I'm really scared for myself. And terrified for Zachary.
Monday, April 12, 2010
Zachary is measuring, at his current gestational age of 31 weeks, at 5 pounds, 4 ounces. His gestational age calculated by the ultrasound: 35 weeks, 1 day. Still huge.
This one required some explanation. The ultrasound tech gasped, "Look at all of that HAIR!" Apparently the white halo-like shadow around the top of his head is his hair, lilting in amniotic fluid, and he already has a head full!
Sunday, April 11, 2010
There is nothing in the world like watching a child learn. Lke seeing them reach milestones. Like witnessing first steps and first words. Like seeing a personality form before your very eyes. Expressions of glee at a new discovery. Sloppy toddler kisses. Chubby baby fingers learning to manipulate an adult world.
There is nothing like watching them get on the school bus for the first time. Like being there for their triumphs, as well as their defeats. Like mending skinned knees and wouded egos. Trepidation at sharing them with the rest of the world. Realizing that they do not belong only to you, but are going to make an impact on others as well.
Am I really ready to give it all up? For this to be the last time I have these experiences? I once was sure. I'm not anymore.
To make the decision, one has to consider the potential cost. I'm not speaking of dollars and cents. I'm speaking of the trials and tribulations of a pregnancy like this. When I became pregnant with Zachary, I had a glimmer of hope that this time would be different, that the old adage "every pregnancy is different" would ring true. It didn't. History does repeat itself. And while the details have changed, the situation has remained the same for me. Can I do it again?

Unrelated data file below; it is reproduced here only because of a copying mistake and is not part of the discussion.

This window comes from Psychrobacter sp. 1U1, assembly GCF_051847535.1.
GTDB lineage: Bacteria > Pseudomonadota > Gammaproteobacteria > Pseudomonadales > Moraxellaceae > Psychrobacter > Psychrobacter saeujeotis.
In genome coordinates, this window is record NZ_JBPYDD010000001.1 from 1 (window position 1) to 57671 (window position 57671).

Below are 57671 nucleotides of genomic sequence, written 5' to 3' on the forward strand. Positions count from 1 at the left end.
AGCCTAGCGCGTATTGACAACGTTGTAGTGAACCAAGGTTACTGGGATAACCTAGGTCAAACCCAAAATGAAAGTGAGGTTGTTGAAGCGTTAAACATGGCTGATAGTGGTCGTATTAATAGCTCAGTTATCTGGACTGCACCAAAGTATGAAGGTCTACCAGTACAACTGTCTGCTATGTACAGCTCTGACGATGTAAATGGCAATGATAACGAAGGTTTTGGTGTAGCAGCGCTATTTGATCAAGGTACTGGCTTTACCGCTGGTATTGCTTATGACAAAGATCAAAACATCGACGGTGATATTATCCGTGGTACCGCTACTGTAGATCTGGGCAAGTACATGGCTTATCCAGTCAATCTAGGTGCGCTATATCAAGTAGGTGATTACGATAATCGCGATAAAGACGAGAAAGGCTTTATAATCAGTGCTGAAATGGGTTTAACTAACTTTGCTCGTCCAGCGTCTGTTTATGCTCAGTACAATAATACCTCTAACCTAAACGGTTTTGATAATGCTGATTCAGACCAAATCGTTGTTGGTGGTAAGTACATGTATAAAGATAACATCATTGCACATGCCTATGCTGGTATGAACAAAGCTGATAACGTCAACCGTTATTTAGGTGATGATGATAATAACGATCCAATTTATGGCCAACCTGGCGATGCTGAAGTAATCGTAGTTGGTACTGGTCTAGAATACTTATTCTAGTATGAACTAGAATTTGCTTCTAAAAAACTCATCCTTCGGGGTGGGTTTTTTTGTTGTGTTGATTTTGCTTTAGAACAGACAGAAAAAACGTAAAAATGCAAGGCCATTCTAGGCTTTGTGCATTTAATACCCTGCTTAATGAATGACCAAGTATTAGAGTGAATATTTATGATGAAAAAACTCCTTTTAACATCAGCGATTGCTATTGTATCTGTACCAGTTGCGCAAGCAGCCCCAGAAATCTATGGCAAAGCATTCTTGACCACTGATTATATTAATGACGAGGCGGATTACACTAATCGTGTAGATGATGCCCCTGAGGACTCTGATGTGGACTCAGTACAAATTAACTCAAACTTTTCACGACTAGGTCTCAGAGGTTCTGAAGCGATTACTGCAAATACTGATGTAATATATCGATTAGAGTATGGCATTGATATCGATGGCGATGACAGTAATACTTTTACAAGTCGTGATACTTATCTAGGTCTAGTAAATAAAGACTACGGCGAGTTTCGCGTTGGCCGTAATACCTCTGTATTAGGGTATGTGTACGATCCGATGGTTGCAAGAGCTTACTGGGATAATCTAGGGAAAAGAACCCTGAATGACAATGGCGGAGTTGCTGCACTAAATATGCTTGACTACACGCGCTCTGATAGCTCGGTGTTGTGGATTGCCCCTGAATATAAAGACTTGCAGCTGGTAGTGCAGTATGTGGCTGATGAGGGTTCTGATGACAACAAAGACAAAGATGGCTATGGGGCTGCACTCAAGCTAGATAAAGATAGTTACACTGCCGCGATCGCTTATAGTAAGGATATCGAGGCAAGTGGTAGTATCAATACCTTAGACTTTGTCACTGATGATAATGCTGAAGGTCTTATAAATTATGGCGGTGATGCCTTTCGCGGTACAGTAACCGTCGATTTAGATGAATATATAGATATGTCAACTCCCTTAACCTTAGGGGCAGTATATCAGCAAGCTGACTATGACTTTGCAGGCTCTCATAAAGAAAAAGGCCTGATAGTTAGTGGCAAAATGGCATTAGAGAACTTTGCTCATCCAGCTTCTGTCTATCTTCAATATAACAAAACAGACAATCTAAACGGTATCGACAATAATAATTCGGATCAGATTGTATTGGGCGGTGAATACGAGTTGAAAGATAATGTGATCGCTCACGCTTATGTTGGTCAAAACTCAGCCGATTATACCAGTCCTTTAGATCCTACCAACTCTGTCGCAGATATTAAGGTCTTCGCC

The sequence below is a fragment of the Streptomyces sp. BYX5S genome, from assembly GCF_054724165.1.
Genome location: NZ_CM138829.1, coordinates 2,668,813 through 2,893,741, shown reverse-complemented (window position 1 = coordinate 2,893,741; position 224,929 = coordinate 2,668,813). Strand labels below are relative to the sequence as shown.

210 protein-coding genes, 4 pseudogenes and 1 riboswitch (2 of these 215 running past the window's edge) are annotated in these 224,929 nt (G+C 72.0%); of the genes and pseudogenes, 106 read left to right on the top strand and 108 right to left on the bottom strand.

They tell you that you will forget the pain you endure as soon as you hold your baby. I don't want to burst any bubbles for anyone, but I don't entirely agree with this. Because I remember. The pain took on a different shape and morphed into something much more tolerable when I first laid eyes on my newborn son, but it will never be forgotten. It will always be there, at the back of my memory, serving as a reminder of my love for someone I had yet to even meet. And instead of feeling resentment toward him as a result of the struggle, instead there is a deeper love. Because I endured pain and grief and heartache to bring him into the world, he is more precious to me than my own life.
So am I really finished being a Mommy after Zachary? I'm still not sure. I have to trust that time will tell. And I am not going through with the plan for any permanent prevention.
Today is the last day that, should I go into labor, they would send me to dreaded OB Mecca. From now on, I am deemed far enough along to deliver at my hospital. This may not seem like a big deal, but everytime they have told me to go to L&D, I have run the risk of being transported, and I hate that place.
Well, I guess I should be fair. There is nothing really bad about the place. They must know their stuff, because that is where all high-risk pregnant women go in our vacinity. That or University, a Level 1 trauma center. And then we have Cincinnati Children's Hospital. I am blessed to have state-of-the-art medical care from tons of different facilities all within 10 minutes of my house.
I just don't want to have to go. The place depresses me. I spent over a month there when pregnant with E. It felt like jail. And that was when we had no children and J could come and stay with me. It was a thousand times worse for the few days I was there this time, when I couldn't see E.
But those days are behind me.
Saturday, April 10, 2010
Then I turned up pregnant. And from then on, we realized, okay, we really are still fertile, so maybe we need to make it so we aren't. 8 years from now, when I am in my early 40's as opposed to my early 30's, I don't want to do this again. So from my first OB appoitment, we have discussed permanent family planning options. We still haven't decided which option is best, just that we are most definitely going to pursue one of them.
Or so I thought...
Last night, J and I were watching tv together, alternating with watching Zachary move around in my belly. I can picture him in there, playing around, and J makes the statement that it is the cutest thing he has seen in a long time. Then he uttered the dreaded sentence:
"You're going to want another one."